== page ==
This blog is intended to go along with Population: An Introduction to Concepts and Issues, by John R. Weeks, published by Cengage Learning. The latest edition is the 12th (it came out in 2015), but this blog is meant to complement any edition of the book by showing the way in which demographic issues are regularly in the news.

If you are a user of my textbook and would like to suggest a blog post idea, please email me at: john.weeks@sdsu.edu

Monday, November 1, 2010

China Counts Itself

The world's most populous country is undertaking the world's biggest census, and it promises to be better than previous ones.
China has kicked off its national census, sending out six million census takers to go door-to-door to document the demographic changes in the world's most populous country. 
Chinese census officials on Monday [1 November 2010]  began fanning out across the country to try to visit 400 million households over the next 10 days.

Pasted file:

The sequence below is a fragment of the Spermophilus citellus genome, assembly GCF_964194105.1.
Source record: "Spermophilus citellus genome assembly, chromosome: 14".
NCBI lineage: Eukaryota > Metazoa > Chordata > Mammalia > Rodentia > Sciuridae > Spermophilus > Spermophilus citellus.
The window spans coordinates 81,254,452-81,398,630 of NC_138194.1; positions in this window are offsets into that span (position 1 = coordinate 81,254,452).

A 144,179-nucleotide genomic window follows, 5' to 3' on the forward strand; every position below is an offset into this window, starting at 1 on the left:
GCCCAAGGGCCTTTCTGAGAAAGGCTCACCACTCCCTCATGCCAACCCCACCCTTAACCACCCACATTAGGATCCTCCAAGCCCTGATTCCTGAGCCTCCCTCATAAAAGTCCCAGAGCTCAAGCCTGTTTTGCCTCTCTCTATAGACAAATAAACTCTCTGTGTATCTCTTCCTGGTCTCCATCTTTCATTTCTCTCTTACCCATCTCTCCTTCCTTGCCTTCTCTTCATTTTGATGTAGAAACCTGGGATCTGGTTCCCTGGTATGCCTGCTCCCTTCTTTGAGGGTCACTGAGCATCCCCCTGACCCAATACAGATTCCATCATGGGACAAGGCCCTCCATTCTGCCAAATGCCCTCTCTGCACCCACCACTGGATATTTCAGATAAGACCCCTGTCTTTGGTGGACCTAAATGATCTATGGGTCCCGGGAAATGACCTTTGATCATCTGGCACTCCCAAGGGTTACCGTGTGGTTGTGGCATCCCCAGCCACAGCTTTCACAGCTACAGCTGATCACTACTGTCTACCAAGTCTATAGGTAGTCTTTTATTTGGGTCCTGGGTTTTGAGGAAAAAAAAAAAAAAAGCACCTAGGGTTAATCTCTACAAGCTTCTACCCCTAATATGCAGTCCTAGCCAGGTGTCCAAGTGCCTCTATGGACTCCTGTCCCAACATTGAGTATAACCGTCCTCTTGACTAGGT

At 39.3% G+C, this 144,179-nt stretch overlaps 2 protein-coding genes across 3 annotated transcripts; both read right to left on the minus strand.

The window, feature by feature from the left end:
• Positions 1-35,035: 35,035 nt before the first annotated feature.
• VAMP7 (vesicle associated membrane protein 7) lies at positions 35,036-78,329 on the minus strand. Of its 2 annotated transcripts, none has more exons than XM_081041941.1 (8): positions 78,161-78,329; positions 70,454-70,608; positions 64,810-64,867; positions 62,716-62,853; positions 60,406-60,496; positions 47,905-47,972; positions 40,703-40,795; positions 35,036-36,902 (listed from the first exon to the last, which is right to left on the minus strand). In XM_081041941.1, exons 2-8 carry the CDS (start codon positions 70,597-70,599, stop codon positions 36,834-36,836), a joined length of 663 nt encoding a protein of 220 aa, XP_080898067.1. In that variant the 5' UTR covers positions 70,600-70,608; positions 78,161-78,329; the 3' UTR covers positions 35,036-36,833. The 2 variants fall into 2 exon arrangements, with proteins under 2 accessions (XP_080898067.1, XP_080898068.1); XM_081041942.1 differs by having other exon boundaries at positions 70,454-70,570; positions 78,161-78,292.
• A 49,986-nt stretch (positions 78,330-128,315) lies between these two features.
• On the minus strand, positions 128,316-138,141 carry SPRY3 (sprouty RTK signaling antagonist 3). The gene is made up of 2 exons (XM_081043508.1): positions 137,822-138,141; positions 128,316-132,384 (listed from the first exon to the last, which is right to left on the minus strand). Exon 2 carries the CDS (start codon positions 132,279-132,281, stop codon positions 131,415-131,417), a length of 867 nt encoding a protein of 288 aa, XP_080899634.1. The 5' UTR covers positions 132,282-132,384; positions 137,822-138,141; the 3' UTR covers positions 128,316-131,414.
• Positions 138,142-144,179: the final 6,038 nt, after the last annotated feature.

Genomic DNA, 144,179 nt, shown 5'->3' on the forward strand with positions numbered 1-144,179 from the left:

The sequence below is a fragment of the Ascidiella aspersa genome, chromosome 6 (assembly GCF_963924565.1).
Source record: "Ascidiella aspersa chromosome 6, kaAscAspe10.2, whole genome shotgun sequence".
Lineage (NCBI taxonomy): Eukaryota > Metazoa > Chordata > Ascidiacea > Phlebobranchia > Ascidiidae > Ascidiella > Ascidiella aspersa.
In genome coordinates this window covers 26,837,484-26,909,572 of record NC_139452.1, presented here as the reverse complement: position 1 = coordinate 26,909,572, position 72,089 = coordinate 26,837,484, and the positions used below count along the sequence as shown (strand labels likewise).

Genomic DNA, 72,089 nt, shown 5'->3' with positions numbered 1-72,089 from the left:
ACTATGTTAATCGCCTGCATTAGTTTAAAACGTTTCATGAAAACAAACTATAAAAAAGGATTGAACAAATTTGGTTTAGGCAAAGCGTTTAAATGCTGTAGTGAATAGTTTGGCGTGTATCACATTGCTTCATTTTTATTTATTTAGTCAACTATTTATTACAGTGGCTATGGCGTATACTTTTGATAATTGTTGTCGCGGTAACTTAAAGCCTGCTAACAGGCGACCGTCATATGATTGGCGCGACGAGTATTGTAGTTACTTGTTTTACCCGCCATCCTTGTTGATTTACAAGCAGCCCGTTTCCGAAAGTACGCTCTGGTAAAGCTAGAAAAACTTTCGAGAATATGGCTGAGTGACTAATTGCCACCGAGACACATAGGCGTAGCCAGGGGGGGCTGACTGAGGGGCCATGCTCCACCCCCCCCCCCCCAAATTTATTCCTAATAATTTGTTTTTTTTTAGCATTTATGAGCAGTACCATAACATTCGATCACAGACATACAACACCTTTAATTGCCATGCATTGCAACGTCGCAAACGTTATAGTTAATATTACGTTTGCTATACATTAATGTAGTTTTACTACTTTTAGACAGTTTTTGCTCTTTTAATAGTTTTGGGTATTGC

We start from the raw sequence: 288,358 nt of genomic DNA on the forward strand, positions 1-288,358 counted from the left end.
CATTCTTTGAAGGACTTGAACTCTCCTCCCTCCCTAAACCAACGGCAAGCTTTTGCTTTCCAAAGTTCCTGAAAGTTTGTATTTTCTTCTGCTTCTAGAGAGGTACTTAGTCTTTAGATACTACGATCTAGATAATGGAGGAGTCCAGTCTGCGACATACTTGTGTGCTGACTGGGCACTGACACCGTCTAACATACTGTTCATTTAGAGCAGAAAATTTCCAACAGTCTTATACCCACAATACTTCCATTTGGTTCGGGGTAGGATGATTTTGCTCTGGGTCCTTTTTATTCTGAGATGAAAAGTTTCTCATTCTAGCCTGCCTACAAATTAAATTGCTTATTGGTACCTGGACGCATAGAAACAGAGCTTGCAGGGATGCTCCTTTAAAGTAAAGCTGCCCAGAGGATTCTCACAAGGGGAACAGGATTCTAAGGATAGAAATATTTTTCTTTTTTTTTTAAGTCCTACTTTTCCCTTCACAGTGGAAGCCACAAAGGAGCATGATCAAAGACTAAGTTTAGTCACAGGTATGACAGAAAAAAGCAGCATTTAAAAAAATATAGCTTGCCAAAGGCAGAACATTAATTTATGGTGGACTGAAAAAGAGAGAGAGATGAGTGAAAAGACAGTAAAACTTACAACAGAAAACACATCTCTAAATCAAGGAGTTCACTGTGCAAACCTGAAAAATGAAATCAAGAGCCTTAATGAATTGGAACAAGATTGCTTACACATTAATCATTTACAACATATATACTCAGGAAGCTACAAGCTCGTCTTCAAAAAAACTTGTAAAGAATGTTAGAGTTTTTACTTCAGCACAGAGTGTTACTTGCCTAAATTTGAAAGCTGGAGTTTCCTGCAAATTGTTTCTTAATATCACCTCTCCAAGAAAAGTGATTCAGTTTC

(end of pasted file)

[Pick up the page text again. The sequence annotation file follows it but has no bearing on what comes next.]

For the first time since the People's Republic of China was founded in 1949, China will count people based on where they actually live, rather than where they are registered under the household registration, or hukou, system.
Also, for the first time, the census will include foreigners living in China.The results will help measure the degree of China's urbanization, as well as previously uncounted children born in violation of the one-child policy.

The latter issue will be one of the more important ones, since there is an ongoing debate about what the actual level of fertility in China is, given a variety of assumptions about "illegal" births. At the same time, there is almost certainly a strong incentive for people to continue to hide the existence of these children from the government, despite government assurances of amnesty

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